Following the discovery of the body of James Nolan, the following piece was submitted to two Irish newspapers for publication. Both editors said they liked it a lot, but both rejected it.
It was about 35 degrees in the Euro 2012 Fan Zone in Kiev when my phone rang, but the call still chilled me to the bone.
A journalist colleague rang to say that Polish police were sure that the body recovered from the river Brda in Poland was that of James Nolan, the young Irish soccer fan from Wicklow who went missing on Saturday night.
His wallet and phone had been found. All they were waiting for was a formal identification of his remains by a member of the family.
The sickening feeling brought me back to March 2008, when another young Wicklow man died in similar circumstances in Stockholm, where I have lived for 13 years.
It was a bitterly cold weekend in March and the entire Irish community was out celebrating St Patrick’s Day. John Aherne, who was visiting his friend Karl, left early, stopping off for another drink on the way home.
It was the last time he was seen alive.
On the Sunday we had our annual St Patrick’s Day parade, but later that evening we began to worry. Karl reported John missing, and the slow, agonising search began. It concluded abruptly when John’s body was recovered from the water near where he was last seen.
In truth, it could have been any of us who were out celebrating in Stockholm that weekend, just as any of the Irish fans who were drinking and celebrating in Poland could have met the same fate as James Nolan.
I didn’t know John personally, but because of his death I stopped drinking. I had two small children at home, and his passing made me realize how fragile our lives are..
I still go out, I still enjoy myself. I still go to Ireland games – I was in Estonia the night we beat them 4-0 to all but book our place at the Euros. When the partying gets out of hand, I leave the others to it.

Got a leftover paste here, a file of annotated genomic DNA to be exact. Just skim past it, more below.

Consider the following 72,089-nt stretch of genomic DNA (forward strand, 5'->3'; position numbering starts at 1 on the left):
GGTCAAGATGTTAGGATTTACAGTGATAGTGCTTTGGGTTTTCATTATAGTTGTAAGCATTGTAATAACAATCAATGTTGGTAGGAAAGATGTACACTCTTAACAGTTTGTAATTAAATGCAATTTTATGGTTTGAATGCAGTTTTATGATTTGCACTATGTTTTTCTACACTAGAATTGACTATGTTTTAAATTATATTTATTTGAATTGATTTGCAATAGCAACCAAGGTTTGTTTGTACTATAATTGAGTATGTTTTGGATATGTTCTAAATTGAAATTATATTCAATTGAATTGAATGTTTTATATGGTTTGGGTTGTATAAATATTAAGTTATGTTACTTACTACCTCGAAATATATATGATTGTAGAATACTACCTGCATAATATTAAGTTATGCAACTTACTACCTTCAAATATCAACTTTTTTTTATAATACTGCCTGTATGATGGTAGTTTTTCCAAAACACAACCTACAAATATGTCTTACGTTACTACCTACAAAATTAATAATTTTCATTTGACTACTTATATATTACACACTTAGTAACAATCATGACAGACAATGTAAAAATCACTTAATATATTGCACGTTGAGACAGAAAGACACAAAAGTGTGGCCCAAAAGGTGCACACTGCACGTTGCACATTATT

But it seems to me that we no longer know when to stop, or even slow down. That fact has never been more apparent than when Ireland play away.
The joyous party that night in Tallinn slowly descended into drunken oblivion, and when I was leaving my hotel at half past six the next morning, the streets were awash with puke and piss and drunken Irish people. The locals were horrified.
I’ve been based with the Swedish team in Kiev and their fans have been putting away fairly large quantities of alcohol, but the stories that came out of the travelling Irish camp in Poland tell a tale of almost Olympic consumption.
It should come as no surprise then that John Delaney, CEO of the FAI and essentially the man who should be Ireland’s number one football supporter, is seen making tired and emotional speeches on Youtube.
Forget the “Drink Responsibly” campaign and the lip service paid to moderation – Delaney is leading by example, and it’s not a good one. We need to have a serious word with ourselves about our attitude to drink and sport and our national identity.
Go to the Croke Park museum this summer and you’ll see the trophy that we play for in the Nordic GAA championship. It is named after John Aherne, who died so needlessly when out having the craic in Stockholm.
Deeply loved and missed by his family and friends, it is one of the few traces of him that is left in this life. Now another young man from Wicklow – an outstanding soccer player, by all accounts – has gone the same way.
Without an autopsy report it’s too early to say definitively that it was alcohol that took James Nolan’s life.
But what we can say for sure is that drink didn’t help.